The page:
| inode, then the reservation must start at that point and continue
| until
| it runs into something preventing it from extending further. Finding
| aligned blocks is ok, but only if we've already exhausted the
| possibility of adding on to an existing extent first.

The comment is a bit misleading. In fact, it does what you're saying.
The reservations are aligned to u64 boundaries and reservations are
entirely used up (their blocks are "claimed"). When there are no more
to claim, a new reservation is acquired, and it searches for an appropriate
place for it immediately after the last reservation for that rgrp.

| > +			nonzero = memchr_inv(ptr, 0, search_bytes);
| > +			/* If the lot is all zeroes, reserve the whole size. If
| > +			   there's enough zeroes to satisfy the request, use
| > +			   what we can. If there's not enough, keep looking. */
| Why not use gfs2_bitfit to search for the first free block and then
| see
| how long the extent is? That seems to make more sense than writing
| something new from scratch, bearing in mind that we've already spent
| a
| lot of time optimising it.

The reason is efficiency. Yes, gfs2_bitfit is well optimized,
but "seeing how long the extent is" and looping if it's too small,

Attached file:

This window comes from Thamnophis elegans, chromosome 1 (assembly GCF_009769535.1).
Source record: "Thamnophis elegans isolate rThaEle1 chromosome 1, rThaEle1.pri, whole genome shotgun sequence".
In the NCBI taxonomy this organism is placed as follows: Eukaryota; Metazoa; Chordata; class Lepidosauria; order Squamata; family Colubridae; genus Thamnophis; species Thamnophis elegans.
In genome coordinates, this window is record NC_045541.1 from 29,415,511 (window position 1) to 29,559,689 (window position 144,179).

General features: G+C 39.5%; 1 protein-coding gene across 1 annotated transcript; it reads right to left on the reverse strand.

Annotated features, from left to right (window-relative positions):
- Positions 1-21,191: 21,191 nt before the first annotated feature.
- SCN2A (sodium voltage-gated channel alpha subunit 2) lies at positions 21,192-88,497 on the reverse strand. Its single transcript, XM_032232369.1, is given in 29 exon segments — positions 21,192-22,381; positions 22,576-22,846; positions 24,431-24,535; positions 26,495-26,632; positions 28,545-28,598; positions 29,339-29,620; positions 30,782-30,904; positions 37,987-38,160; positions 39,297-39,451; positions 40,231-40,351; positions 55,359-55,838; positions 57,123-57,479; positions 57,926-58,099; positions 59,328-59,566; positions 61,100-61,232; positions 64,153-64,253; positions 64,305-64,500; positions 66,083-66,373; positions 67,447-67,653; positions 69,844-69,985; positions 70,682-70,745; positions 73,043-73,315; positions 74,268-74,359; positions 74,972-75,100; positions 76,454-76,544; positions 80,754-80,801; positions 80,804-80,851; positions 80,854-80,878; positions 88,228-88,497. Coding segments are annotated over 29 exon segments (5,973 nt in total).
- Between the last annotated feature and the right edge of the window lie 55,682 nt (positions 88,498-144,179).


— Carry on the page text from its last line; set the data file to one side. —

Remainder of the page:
is inefficient. memchr_inv is optimized and works pretty well afaict.
 
| > +	gfs2_print_dbg(seq, "All reservations:\n");
| This doesn't match the format for this file

I hadn't thought about making the output abbreviated, but it makes
good sense. Great idea. In my latest patch, I've reformatted the
output to be like the existing file format.

| > rr%lu",
| Missing : after rr

Good catch. Fixed in my latest. 

| > +	TP_printk("%u,%u rg:%llu rf:%lu rr:%lu bmap %llu rs:%llu blks:%lu
| > %s "
| > +		  "c:%llu f:%lu",
| This format is incorrect for a bmap tracepoint - it needs to match
| the
| common fields for the other bmap tracepoints.

Again, good suggestion; I've implemented your suggestion in the latest.

I'll post the replacement patch in an separate email.

Regards,

Bob Peterson
Red Hat File Systems